Enteral feeding via a percutaneous endoscopic gastrostomy tube is required for nutritional support in patients with dysphagia. Enteral tube feeding bypasses the innate defence mechanisms in the upper gastrointestinal tract. This study examined the surface-associated microbial populations and immune response in the gastric and duodenal mucosae of eight enteral nutrition (EN) patients and ten controls. Real-time PCR and fluorescence in situ hybridization were employed to assess microbiota composition and mucosal pro-inflammatory cytokine expression. The results showed that EN patients had significantly higher levels of bacterial DNA in mucosa, biopsies from the stomach and duodenum (P<0.05) than the controls, and that enterobacteria were the predominant colonizing species on mucosal surfaces in these individuals. Expression of the pro-inflammatory cytokines interleukin (IL)-1 alpha, IL-6 and tumour necrosis factor-a was significantly higher in gastric and small intestinal mucosae from patients fed normal diets in comparison with those receiving EN (P<0.05). These results indicate that EN can lead to significant bacterial overgrowth on upper gastrointestinal tract mucosae and a significantly diminished pro-inflammatory cytokine response.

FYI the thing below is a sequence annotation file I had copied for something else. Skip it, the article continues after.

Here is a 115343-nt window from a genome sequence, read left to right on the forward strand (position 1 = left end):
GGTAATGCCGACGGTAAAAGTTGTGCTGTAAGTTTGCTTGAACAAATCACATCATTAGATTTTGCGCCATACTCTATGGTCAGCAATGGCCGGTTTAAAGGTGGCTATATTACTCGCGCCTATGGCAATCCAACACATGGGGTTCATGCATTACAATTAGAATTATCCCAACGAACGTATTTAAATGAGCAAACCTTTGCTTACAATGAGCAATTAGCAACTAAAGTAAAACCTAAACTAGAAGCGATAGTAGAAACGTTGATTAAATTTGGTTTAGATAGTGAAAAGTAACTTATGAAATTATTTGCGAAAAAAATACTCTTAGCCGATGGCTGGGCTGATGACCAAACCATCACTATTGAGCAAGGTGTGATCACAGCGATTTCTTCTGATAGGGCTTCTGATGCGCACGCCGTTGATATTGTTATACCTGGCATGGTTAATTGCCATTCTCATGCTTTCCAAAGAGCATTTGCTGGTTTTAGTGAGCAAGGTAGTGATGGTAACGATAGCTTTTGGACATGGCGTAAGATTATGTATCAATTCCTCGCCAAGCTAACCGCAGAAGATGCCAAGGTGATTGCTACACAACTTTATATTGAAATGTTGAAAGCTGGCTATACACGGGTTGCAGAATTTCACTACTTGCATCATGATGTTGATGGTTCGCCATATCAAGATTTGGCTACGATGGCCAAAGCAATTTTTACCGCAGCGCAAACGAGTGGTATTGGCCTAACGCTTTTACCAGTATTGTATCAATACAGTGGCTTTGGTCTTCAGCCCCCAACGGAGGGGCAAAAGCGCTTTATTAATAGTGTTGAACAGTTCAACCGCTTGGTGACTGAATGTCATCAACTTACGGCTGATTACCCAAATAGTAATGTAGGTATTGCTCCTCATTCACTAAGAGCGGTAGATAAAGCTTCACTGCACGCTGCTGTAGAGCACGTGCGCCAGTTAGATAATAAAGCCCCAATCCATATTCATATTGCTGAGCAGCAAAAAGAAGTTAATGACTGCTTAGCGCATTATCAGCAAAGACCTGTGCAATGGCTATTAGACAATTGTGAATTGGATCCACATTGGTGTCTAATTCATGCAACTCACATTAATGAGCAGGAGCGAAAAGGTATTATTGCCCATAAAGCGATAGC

- In situ hybridization
- Percutaneous endoscopic gastronomy
- Targeted oligonucleotide probes
- Bacterial translocation
- Helicobacter pylori
- Ulcerative colitis